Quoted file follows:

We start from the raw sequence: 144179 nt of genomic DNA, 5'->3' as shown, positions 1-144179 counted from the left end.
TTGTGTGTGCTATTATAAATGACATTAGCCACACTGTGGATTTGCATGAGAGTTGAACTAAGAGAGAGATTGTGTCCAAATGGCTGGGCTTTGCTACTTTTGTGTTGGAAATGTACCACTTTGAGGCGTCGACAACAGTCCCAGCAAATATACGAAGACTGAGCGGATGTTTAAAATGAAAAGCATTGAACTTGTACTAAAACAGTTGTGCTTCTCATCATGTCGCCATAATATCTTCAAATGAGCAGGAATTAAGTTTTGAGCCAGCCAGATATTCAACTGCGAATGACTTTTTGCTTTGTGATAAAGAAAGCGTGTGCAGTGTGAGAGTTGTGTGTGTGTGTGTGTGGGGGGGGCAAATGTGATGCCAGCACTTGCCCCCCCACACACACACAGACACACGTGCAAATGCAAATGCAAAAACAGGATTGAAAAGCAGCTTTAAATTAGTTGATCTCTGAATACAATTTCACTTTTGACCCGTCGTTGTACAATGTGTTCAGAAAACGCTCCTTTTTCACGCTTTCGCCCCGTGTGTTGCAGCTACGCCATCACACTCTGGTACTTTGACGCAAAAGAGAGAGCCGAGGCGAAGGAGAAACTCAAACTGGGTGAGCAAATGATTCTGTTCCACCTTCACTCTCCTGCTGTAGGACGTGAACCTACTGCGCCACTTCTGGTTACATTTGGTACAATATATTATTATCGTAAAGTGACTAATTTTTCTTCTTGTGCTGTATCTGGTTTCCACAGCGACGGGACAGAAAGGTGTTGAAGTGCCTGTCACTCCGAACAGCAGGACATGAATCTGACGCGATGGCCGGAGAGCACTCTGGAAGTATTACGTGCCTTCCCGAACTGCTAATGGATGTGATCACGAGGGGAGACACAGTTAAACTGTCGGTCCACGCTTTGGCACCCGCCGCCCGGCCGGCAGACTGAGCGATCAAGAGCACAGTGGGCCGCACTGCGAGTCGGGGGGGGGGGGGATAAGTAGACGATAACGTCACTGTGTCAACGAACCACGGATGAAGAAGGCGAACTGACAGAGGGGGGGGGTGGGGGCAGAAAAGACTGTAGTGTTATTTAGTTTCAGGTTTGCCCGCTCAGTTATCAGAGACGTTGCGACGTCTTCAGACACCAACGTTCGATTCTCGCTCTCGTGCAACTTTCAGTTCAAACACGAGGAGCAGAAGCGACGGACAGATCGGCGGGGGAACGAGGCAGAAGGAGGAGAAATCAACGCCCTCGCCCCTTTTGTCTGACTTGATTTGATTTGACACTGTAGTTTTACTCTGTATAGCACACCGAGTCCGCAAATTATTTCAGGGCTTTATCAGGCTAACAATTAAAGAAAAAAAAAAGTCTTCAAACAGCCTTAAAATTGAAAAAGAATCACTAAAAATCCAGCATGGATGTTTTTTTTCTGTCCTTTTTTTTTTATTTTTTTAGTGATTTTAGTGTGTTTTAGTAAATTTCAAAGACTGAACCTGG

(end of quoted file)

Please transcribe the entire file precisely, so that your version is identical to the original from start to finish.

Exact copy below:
We start from the raw sequence: 144179 nt of genomic DNA, 5'->3' as shown, positions 1-144179 counted from the left end.
TTGTGTGTGCTATTATAAATGACATTAGCCACACTGTGGATTTGCATGAGAGTTGAACTAAGAGAGAGATTGTGTCCAAATGGCTGGGCTTTGCTACTTTTGTGTTGGAAATGTACCACTTTGAGGCGTCGACAACAGTCCCAGCAAATATACGAAGACTGAGCGGATGTTTAAAATGAAAAGCATTGAACTTGTACTAAAACAGTTGTGCTTCTCATCATGTCGCCATAATATCTTCAAATGAGCAGGAATTAAGTTTTGAGCCAGCCAGATATTCAACTGCGAATGACTTTTTGCTTTGTGATAAAGAAAGCGTGTGCAGTGTGAGAGTTGTGTGTGTGTGTGTGTGGGGGGGGCAAATGTGATGCCAGCACTTGCCCCCCCACACACACACAGACACACGTGCAAATGCAAATGCAAAAACAGGATTGAAAAGCAGCTTTAAATTAGTTGATCTCTGAATACAATTTCACTTTTGACCCGTCGTTGTACAATGTGTTCAGAAAACGCTCCTTTTTCACGCTTTCGCCCCGTGTGTTGCAGCTACGCCATCACACTCTGGTACTTTGACGCAAAAGAGAGAGCCGAGGCGAAGGAGAAACTCAAACTGGGTGAGCAAATGATTCTGTTCCACCTTCACTCTCCTGCTGTAGGACGTGAACCTACTGCGCCACTTCTGGTTACATTTGGTACAATATATTATTATCGTAAAGTGACTAATTTTTCTTCTTGTGCTGTATCTGGTTTCCACAGCGACGGGACAGAAAGGTGTTGAAGTGCCTGTCACTCCGAACAGCAGGACATGAATCTGACGCGATGGCCGGAGAGCACTCTGGAAGTATTACGTGCCTTCCCGAACTGCTAATGGATGTGATCACGAGGGGAGACACAGTTAAACTGTCGGTCCACGCTTTGGCACCCGCCGCCCGGCCGGCAGACTGAGCGATCAAGAGCACAGTGGGCCGCACTGCGAGTCGGGGGGGGGGGGGATAAGTAGACGATAACGTCACTGTGTCAACGAACCACGGATGAAGAAGGCGAACTGACAGAGGGGGGGGGTGGGGGCAGAAAAGACTGTAGTGTTATTTAGTTTCAGGTTTGCCCGCTCAGTTATCAGAGACGTTGCGACGTCTTCAGACACCAACGTTCGATTCTCGCTCTCGTGCAACTTTCAGTTCAAACACGAGGAGCAGAAGCGACGGACAGATCGGCGGGGGAACGAGGCAGAAGGAGGAGAAATCAACGCCCTCGCCCCTTTTGTCTGACTTGATTTGATTTGACACTGTAGTTTTACTCTGTATAGCACACCGAGTCCGCAAATTATTTCAGGGCTTTATCAGGCTAACAATTAAAGAAAAAAAAAAGTCTTCAAACAGCCTTAAAATTGAAAAAGAATCACTAAAAATCCAGCATGGATGTTTTTTTTCTGTCCTTTTTTTTTTATTTTTTTAGTGATTTTAGTGTGTTTTAGTAAATTTCAAAGACTGAACCTGG